This ancestor of the hybrid/trekking bike differs only by handlebar shape and by using a slightly slimmer tyre (in the 28 to 37mm range) that’s more efficient on tarmac but still usable on gravel: same low gears, sturdy frame and powerful brakes. A dropped handlebar takes the handgrips further from the saddle, putting more bodyweight over the pedals and slightly reducing wind resistance without even using the drops. This helps you go a bit faster, whilst the choice of hand positions relieves fatigue over long distances. However the controls are not so handy. You have to be keen to appreciate these features, so touring bikes tend to be more expensive, higher quality and generally lighter than most hybrid/trekking models. It does everything they can do – just a bit quicker.




    Mountain-bike

    Mountain-bikes are the other hybrid parent, with fatter, knobblier tyres (40 to 60mm), even lower gears (down to 20in), straighter handlebars (wrists in-line maximises leverage), stronger frame (in case of accidents) and nowadays almost all have front suspension at least. All these features help you deal with challenging terrain; the wheels are a bit smaller however, which confers strength and extra clearance for suspension. Although people increasingly realise they don’t want these features for other kinds of riding, mountain-bikes still dominate the UK market. The cheapest ones are usable but not good for any purpose. The economies of scale make mid priced mountain-bikes best value for money and they come in a great range of sizes. In the higher price brackets mountain-bikes specialise according to different kinds of racing, look for “cross-country” if you want top quality but your demands are more recreational. Downhill bikes are too heavy and soggy to pedal up again, but “freeride” models provide just enough extra suspension and upright seating comfort to suit less speedy and longer distance riders.




    Expedition tourer

    This hybrid inherits opposite genes: the mountain-bike’s super-low gears, smaller, stronger wheels and frame, plus the tourer’s luggage carrying facilities, mudguards and (not always) it’s dropped handlebars. It’s what you need for a camping tour in remote places. They are an expensive specialist item, or you can make one from an old (pre suspension) mountain-bike.




    Road bike

    Road bikes are becoming more popular as people take to cycling for fitness. In general this implies a road racing bike, with low dropped handlebars, very narrow tyres (20 to 25mm) and high gears (40 to 110in). It’s good for maximum speed on smooth roads – and nothing else! You must pedal hard or else the crouched riding position throws too much weight on your arms, and you’ll stall on hills. There will not be enough space between the brakes and the tyres to fit mudguards safely and the frame will be too light and flexible for a luggage carrier. Some road bikes are available with a triple chainset however, so ordinary mortals can ride them up hills, and there’s a new variant that comes with flat handlebars for a much more upright position. These models blur the distinctions between road, touring and hybrid.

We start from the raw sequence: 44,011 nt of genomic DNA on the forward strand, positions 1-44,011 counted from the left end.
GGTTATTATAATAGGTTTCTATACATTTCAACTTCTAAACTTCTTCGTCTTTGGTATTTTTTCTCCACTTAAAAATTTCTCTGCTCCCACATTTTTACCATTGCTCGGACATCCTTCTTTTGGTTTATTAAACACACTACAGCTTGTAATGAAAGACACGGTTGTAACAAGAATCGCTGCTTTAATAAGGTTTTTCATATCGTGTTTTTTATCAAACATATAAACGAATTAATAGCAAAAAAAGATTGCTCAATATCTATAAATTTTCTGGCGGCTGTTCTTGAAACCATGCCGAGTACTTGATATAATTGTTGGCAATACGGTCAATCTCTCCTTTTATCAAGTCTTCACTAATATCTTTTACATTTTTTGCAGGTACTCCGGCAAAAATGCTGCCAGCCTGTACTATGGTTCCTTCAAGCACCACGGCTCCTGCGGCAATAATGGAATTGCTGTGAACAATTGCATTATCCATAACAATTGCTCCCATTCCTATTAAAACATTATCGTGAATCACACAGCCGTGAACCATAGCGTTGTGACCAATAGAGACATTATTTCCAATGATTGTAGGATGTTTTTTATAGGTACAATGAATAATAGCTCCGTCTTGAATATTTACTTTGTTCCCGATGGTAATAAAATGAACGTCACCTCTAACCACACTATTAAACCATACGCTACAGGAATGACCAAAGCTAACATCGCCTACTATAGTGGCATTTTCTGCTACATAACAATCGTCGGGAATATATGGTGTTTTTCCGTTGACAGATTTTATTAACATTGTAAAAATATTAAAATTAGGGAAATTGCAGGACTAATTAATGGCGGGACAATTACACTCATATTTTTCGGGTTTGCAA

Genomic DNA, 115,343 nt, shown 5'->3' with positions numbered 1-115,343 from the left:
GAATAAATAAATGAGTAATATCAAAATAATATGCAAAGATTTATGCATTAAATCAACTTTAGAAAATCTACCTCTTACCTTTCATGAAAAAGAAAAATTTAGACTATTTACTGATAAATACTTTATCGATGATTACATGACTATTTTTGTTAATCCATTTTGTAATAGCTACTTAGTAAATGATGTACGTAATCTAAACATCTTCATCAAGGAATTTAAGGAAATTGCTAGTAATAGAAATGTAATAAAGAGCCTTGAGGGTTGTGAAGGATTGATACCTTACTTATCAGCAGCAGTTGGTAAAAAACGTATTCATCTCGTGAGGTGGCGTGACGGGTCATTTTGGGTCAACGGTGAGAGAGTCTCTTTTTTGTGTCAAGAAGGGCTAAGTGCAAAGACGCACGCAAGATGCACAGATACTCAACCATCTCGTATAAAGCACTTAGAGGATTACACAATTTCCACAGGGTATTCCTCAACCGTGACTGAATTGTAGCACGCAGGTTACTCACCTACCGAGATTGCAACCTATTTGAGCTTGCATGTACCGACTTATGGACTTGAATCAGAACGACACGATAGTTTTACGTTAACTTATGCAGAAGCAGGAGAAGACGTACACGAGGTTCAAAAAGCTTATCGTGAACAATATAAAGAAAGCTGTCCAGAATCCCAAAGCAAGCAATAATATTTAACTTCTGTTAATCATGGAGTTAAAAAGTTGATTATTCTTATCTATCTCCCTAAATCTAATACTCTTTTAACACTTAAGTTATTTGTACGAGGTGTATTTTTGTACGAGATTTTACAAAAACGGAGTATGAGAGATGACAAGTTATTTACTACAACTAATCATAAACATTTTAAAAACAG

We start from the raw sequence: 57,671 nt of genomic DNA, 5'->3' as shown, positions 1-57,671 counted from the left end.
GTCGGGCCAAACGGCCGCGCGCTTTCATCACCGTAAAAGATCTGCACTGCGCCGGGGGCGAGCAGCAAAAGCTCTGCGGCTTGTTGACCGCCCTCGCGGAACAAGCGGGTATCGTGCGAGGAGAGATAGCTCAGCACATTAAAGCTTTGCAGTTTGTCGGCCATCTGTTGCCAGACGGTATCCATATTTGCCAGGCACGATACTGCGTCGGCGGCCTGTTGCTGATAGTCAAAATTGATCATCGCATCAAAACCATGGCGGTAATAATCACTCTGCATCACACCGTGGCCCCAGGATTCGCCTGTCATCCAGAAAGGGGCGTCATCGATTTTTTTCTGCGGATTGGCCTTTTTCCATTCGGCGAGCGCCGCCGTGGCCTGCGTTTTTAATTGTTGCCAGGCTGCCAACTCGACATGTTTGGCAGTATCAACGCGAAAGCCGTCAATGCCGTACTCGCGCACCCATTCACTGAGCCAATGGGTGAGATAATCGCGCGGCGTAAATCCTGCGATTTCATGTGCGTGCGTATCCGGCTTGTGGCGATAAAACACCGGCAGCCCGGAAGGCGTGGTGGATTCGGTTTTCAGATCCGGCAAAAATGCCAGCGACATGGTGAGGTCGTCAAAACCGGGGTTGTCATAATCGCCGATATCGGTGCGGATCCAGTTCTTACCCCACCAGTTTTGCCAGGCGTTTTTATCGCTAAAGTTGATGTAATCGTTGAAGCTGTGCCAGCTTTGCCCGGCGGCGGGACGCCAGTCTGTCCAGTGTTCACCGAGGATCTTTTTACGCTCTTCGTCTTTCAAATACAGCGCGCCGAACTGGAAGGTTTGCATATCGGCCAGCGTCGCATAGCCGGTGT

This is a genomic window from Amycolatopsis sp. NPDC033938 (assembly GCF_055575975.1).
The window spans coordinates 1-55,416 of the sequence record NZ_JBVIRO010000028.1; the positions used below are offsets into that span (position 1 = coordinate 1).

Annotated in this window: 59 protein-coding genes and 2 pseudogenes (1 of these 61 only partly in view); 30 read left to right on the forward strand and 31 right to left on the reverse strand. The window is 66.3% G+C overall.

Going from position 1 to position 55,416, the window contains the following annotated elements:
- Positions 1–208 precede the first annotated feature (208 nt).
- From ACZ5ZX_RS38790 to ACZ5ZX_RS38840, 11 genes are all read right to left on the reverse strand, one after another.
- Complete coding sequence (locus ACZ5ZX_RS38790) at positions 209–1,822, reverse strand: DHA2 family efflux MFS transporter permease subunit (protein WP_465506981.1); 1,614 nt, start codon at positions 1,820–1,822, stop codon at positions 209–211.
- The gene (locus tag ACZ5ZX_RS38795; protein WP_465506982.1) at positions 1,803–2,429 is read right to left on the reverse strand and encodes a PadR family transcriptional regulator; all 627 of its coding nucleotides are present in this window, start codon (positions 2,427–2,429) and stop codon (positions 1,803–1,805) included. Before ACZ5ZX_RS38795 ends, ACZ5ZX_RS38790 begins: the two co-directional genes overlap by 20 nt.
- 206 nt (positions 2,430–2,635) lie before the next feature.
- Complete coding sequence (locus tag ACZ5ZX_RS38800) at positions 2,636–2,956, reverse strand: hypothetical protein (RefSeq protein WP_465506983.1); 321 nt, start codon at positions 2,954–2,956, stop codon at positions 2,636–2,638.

Audax bike

    Sometimes called a “fast tourer” this variety of road bike does have space for mudguards – only just – lower gears and a stiff enough frame to carry some luggage. In addition to Audax rides, it is good for long-distance commuting and light touring exclusively on roads.




    Other varieties

    There are so many other kinds of pedal cycle: tandems, folding bikes, tricycles, recumbents, electrically assisted, delivery cycles … there wouldn’t be space to describe them all here. Each has it’s own special purpose and as with every type of bike, a band of devotees who use them for other things too!

    Chris Juden – 2002.01.31

  10. #10
    Clipless Crash Clutz Bbmoozer's Avatar
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    wow chris! you know bikes! don't quiz me on all this stuff any time soon
    What I've done is tweaked my hybred as best I can... added extensions on my handle bars , added a backend carrier, had it tuned up etc... and I think it will work for me for a while anyhow.
    Thanks for the info.
    Sarah

  11. #11
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    That was a quote from Chris Juden, technical advisor to the UK Cyclists Touring Club. If you want to ask Chris a question , you have to join the CTC and get their magazine, but its a fairly good read.